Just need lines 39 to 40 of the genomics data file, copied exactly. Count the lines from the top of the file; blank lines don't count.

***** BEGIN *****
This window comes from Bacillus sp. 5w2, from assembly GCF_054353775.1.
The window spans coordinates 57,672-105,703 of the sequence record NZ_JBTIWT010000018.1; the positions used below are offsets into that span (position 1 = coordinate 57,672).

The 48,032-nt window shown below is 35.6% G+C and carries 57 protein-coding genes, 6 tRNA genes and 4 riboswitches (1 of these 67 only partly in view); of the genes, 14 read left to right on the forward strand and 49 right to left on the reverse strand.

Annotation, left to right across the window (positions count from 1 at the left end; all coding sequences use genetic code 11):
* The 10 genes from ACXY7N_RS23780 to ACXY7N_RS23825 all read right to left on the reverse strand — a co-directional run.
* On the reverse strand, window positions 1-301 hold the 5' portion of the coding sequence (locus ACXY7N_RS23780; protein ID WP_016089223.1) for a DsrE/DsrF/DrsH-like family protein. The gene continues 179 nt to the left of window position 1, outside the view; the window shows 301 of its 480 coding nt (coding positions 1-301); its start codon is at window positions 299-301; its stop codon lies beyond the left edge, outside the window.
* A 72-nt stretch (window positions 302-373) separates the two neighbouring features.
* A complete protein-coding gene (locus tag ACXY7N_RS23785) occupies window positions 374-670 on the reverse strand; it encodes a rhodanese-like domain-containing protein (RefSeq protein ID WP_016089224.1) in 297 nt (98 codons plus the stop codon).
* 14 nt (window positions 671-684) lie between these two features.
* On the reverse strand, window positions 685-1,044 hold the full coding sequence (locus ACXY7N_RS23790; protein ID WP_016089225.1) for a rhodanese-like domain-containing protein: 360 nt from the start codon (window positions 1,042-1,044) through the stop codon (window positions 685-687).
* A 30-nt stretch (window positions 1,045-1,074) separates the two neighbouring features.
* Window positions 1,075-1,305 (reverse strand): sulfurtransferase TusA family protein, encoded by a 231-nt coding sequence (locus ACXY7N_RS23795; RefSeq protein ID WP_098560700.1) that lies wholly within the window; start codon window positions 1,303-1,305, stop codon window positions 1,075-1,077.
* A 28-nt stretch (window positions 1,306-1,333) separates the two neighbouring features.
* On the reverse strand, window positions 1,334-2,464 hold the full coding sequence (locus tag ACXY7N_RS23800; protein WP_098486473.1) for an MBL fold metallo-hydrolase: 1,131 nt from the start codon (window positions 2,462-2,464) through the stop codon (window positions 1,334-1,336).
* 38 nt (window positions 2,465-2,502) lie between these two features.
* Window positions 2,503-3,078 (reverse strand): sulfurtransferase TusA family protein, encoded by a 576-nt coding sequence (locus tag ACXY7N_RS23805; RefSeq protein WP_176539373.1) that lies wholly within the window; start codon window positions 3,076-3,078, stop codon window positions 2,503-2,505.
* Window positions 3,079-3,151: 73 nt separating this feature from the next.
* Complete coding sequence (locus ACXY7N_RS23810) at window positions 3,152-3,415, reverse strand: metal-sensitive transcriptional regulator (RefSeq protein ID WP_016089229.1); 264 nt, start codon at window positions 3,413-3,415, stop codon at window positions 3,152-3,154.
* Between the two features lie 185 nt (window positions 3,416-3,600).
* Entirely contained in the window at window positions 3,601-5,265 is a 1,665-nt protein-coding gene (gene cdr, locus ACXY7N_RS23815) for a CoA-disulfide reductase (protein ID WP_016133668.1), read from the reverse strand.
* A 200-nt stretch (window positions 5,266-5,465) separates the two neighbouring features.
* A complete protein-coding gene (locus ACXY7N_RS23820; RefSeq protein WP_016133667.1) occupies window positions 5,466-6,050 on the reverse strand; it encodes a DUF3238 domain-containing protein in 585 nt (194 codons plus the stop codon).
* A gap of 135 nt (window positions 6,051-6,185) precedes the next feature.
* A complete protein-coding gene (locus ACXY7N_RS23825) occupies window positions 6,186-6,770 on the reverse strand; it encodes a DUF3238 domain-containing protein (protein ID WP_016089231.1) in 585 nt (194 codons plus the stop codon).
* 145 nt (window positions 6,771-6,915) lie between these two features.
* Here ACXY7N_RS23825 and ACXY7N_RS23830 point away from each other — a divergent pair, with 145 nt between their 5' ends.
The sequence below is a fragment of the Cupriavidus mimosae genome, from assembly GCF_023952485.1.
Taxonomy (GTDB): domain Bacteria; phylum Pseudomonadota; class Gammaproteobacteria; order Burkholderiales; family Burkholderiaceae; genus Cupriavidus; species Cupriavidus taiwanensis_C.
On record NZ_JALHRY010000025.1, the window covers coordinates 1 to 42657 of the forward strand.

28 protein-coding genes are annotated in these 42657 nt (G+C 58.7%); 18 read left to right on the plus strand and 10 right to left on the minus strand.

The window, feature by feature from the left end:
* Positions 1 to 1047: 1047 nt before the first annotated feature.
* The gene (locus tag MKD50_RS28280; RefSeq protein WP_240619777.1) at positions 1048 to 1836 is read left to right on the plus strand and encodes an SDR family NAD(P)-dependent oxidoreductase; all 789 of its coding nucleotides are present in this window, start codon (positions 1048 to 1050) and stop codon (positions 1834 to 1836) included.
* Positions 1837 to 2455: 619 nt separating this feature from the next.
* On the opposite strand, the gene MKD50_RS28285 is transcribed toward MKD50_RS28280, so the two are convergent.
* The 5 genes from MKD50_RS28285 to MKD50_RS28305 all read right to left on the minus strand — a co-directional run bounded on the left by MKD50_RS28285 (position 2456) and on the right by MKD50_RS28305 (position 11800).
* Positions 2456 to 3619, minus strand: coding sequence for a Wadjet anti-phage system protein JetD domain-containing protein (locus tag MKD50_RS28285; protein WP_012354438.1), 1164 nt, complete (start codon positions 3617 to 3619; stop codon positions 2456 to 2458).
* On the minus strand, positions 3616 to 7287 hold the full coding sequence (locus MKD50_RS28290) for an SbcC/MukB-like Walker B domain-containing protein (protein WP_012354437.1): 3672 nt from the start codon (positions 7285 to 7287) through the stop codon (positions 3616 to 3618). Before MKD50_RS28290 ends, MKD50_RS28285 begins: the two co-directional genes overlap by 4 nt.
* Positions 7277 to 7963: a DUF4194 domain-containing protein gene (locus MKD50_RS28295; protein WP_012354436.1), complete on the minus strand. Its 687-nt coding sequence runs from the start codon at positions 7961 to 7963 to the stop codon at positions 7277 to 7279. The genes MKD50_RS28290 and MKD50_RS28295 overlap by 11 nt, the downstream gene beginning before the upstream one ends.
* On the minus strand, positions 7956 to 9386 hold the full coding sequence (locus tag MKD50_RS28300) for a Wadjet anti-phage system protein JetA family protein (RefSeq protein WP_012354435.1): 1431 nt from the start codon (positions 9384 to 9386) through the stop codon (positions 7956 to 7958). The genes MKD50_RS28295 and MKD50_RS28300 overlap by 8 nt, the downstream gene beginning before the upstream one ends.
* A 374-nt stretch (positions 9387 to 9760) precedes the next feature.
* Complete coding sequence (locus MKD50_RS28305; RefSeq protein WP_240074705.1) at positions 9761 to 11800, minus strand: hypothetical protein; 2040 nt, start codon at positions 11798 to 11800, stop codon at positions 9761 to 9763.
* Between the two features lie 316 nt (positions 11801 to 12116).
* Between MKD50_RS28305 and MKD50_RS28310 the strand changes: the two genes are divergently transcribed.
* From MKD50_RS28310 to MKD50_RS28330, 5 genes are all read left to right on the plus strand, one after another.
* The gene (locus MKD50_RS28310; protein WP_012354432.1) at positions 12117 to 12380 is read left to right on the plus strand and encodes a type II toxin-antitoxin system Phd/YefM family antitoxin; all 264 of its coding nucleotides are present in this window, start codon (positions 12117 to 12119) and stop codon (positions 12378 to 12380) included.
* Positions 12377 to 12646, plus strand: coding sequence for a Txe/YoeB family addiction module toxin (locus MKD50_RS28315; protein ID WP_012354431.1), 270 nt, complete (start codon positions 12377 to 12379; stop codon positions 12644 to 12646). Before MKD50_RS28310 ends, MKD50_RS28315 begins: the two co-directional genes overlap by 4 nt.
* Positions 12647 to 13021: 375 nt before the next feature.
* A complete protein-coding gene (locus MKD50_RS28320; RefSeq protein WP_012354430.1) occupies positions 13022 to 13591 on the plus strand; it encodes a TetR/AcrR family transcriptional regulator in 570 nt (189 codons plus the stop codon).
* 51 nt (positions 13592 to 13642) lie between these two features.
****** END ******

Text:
* Positions 7277 to 7963: a DUF4194 domain-containing protein gene (locus MKD50_RS28295; protein WP_012354436.1), complete on the minus strand. Its 687-nt coding sequence runs from the start codon at positions 7961 to 7963 to the stop codon at positions 7277 to 7279. The genes MKD50_RS28290 and MKD50_RS28295 overlap by 11 nt, the downstream gene beginning before the upstream one ends.
* On the minus strand, positions 7956 to 9386 hold the full coding sequence (locus tag MKD50_RS28300) for a Wadjet anti-phage system protein JetA family protein (RefSeq protein WP_012354435.1): 1431 nt from the start codon (positions 9384 to 9386) through the stop codon (positions 7956 to 7958). The genes MKD50_RS28295 and MKD50_RS28300 overlap by 8 nt, the downstream gene beginning before the upstream one ends.